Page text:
Who doesn't like a good story about finding valuable coins with a metal detector, or on a treasure hunt, or hidden in the walls of an old building? Many of the most interesting and valuable coins were found by people in exactly those ways, for example, the $6 million cache of coins in a farm field, coins hidden in the walls of an old house, and gold and silver coins recovered from the shipwrecks of famous Spanish galleons. Whether or not you follow numismatics or coin collecting news, you have likely read a headline like
Metal detectorist finds valuable coins. Usually it's the tale of an amateur metal detectorist who discovers ancient, rare, or valuable coins in a field or somewhere on a beach. It is safe to say that every metal detectorist dreams of finding rare and valuable coins or at least some precious metal. People using metal detectors continue to find some of the most exciting, historically important, and valuable coins around the world, especially in areas of the US and UK, as well as northern Europe.
See historic treasures unearthed by hundreds of
expert detectorists, over lifetimes of digging. As a life member of the Northern Virginia Relic Hunters Association (NVRHA), I know that writing and publishing Groundbreakers was a monumental, six-year effort by dozens of dedicated folks, who convinced normally private detectorists to share their stories and to photograph highlights of lifetime collections. Some of the finest diggers have passed on since starting this work. This becomes their legacy, shared with us, sampled from private collections and documented in confidential digging journals, after first-hand accounts are no longer possible. The thousands of artifacts shown are just the tip-of-the-iceberg, with several thousand more images deemed too many for the book. Tens of thousands of similar items are yet to be photographed.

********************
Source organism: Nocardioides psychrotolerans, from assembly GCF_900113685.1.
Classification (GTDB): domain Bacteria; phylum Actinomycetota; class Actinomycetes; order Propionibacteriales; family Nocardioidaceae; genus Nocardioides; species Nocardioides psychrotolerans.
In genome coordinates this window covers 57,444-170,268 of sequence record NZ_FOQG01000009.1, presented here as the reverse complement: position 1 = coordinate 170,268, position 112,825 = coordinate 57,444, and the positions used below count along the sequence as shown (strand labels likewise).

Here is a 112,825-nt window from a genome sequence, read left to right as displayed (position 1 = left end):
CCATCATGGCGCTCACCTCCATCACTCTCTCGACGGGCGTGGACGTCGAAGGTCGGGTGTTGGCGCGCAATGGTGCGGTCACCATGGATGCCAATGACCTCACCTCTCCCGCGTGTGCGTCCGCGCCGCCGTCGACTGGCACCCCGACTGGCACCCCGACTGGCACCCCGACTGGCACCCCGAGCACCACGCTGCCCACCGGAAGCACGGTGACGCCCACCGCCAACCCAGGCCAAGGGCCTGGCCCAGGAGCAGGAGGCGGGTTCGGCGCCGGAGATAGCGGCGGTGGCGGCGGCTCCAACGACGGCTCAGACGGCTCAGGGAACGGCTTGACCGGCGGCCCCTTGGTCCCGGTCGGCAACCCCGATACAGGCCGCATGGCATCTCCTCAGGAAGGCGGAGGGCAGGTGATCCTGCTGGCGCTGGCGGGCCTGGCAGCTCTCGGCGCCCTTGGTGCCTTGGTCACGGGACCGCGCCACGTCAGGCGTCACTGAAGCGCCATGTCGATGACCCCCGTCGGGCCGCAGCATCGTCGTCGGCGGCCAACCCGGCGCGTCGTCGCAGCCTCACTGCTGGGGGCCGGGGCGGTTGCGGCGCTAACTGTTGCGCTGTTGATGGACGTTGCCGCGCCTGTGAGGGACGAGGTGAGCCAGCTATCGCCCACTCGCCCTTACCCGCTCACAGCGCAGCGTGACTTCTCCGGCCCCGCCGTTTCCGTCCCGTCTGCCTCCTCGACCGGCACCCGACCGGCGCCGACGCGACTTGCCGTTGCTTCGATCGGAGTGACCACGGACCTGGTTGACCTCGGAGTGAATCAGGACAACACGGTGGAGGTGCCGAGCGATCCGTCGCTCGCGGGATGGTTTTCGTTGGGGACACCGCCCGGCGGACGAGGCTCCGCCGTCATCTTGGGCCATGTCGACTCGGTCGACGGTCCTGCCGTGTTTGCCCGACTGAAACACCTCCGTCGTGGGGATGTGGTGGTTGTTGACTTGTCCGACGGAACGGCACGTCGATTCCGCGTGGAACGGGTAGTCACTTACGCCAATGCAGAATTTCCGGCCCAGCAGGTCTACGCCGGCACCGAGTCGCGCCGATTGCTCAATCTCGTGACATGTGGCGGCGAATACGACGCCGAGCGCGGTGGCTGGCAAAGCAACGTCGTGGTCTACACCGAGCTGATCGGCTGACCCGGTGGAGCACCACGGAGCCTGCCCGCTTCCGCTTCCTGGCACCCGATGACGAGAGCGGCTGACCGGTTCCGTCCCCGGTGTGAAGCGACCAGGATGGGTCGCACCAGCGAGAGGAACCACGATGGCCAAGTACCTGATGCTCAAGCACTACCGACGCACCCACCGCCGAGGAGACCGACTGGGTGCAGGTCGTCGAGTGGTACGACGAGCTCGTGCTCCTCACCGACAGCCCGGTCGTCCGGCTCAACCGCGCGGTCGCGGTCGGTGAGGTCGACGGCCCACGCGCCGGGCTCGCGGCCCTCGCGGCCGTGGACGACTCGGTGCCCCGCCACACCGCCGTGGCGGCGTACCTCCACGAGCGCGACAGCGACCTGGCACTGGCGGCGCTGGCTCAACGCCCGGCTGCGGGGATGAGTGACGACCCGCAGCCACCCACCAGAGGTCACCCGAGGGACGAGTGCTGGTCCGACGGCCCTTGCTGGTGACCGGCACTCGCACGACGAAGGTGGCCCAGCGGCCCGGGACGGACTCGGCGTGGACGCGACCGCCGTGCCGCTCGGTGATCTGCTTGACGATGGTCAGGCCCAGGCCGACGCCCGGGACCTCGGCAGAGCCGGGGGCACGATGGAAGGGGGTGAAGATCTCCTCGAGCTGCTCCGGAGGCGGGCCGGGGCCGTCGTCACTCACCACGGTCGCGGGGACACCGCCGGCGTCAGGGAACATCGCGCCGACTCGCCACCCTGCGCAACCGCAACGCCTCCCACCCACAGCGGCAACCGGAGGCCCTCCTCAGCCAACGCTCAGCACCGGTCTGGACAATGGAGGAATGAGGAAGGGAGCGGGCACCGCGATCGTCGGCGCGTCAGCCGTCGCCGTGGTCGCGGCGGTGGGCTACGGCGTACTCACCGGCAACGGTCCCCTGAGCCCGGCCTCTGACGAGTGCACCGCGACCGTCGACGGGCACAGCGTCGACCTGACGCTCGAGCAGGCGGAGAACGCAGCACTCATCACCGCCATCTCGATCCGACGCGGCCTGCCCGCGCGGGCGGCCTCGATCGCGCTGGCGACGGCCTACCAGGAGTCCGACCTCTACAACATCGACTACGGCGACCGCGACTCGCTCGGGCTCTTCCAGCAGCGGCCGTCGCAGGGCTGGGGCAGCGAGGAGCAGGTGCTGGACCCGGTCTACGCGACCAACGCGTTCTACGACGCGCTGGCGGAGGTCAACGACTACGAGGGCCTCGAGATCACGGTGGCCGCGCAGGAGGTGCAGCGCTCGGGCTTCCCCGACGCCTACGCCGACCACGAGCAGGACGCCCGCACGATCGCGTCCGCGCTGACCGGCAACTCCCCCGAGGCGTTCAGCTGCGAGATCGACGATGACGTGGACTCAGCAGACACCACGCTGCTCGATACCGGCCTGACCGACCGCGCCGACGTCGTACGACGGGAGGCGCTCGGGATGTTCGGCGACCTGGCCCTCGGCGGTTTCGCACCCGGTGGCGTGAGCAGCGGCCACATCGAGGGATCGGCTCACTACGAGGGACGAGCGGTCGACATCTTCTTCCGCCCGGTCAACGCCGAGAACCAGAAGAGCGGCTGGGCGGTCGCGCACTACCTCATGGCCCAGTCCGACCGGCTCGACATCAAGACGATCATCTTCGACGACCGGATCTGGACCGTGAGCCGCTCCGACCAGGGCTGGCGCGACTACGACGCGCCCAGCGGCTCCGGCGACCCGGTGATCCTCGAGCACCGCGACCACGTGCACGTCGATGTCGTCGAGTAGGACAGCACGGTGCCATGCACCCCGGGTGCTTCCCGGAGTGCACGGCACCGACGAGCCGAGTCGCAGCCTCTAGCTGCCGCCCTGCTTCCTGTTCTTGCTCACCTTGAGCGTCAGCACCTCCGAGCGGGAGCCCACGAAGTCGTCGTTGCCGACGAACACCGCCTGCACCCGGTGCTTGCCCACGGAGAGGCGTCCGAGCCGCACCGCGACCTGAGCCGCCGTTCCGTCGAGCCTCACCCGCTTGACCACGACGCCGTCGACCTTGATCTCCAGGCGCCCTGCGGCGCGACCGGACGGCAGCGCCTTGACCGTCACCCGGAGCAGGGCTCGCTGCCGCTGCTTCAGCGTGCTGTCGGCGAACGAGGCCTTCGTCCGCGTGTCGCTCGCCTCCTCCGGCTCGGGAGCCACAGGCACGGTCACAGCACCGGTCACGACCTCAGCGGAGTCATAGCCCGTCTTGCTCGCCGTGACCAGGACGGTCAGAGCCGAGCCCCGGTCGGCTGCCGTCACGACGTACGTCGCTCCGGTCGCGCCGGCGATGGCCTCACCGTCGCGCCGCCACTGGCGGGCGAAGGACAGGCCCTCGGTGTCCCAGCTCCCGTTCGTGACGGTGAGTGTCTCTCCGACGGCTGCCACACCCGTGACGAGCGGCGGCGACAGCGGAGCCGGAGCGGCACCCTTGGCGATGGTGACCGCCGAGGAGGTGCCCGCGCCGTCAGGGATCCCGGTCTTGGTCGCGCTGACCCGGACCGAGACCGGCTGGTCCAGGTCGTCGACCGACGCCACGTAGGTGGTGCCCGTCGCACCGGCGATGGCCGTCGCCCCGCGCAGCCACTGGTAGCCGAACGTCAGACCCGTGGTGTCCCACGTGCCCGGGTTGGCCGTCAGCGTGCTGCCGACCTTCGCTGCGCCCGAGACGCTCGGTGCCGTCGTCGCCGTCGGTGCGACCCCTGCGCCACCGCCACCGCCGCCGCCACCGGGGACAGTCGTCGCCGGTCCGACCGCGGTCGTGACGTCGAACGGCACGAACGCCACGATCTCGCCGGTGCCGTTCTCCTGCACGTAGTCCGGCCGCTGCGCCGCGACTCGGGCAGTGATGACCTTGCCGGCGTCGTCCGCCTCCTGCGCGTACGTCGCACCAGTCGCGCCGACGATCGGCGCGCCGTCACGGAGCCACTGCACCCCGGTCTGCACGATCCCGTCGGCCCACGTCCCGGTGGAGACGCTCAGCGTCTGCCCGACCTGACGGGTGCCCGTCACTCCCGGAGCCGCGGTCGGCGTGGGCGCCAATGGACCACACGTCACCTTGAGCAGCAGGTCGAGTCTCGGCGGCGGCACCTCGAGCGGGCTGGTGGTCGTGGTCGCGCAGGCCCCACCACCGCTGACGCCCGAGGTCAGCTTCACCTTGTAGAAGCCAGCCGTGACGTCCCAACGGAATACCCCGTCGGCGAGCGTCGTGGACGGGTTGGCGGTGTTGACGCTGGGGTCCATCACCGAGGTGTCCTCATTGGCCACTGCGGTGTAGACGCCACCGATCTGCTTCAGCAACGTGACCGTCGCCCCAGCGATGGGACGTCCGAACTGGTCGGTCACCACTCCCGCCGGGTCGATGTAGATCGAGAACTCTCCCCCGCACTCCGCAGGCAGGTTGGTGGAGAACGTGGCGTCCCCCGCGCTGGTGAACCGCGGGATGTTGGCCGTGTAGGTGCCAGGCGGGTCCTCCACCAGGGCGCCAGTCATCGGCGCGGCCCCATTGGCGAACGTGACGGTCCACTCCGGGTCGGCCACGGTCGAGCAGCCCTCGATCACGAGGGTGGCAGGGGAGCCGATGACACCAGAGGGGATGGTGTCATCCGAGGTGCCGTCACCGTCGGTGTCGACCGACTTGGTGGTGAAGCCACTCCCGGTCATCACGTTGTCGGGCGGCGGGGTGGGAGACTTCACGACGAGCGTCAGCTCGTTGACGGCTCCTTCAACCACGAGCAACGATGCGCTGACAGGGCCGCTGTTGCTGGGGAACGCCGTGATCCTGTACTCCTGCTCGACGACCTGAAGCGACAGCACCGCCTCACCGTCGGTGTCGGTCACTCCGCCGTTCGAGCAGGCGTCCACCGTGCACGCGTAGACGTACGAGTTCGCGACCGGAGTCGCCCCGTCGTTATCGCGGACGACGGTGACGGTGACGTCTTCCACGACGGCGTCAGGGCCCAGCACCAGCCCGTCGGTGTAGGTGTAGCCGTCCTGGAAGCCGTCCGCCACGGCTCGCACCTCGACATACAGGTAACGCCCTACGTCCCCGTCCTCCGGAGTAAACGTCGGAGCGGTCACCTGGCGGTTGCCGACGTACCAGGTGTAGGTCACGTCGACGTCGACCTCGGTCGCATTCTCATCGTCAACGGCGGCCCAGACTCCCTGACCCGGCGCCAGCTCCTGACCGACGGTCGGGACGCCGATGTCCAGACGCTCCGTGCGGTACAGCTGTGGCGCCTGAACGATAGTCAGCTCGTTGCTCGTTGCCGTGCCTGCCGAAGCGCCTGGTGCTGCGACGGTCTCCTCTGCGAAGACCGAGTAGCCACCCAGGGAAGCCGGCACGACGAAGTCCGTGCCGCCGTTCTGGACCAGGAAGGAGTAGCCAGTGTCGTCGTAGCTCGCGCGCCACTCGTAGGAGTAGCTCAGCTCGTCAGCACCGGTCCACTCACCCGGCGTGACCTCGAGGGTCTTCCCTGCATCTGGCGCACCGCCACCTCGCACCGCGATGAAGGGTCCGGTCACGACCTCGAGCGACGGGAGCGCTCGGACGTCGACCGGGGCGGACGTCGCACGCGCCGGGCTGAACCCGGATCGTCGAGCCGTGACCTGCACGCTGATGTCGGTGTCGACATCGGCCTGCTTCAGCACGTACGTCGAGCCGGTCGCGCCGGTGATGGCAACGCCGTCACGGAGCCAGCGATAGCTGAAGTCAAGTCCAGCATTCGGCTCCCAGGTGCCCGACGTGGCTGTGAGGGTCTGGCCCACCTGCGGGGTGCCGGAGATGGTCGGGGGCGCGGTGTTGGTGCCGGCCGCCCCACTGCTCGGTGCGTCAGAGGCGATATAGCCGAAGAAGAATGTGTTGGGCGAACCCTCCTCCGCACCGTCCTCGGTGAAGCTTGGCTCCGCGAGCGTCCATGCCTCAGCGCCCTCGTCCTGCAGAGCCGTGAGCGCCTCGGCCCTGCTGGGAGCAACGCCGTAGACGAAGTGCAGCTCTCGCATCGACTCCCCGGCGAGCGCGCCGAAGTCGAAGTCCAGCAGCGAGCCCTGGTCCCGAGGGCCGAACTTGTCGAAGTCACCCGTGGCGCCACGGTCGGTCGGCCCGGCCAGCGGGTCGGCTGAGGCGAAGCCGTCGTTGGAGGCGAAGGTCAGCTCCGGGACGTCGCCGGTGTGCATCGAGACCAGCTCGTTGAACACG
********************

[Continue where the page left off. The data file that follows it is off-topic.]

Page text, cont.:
I was present when many of the coins pictured (and hundreds that did not make it into the book) came to light, being shared as
recent finds at club meetings. I often helped finders identify some of the more obscure coins including hundreds of cut pieces of Spanish/Spanish colonial silver, including a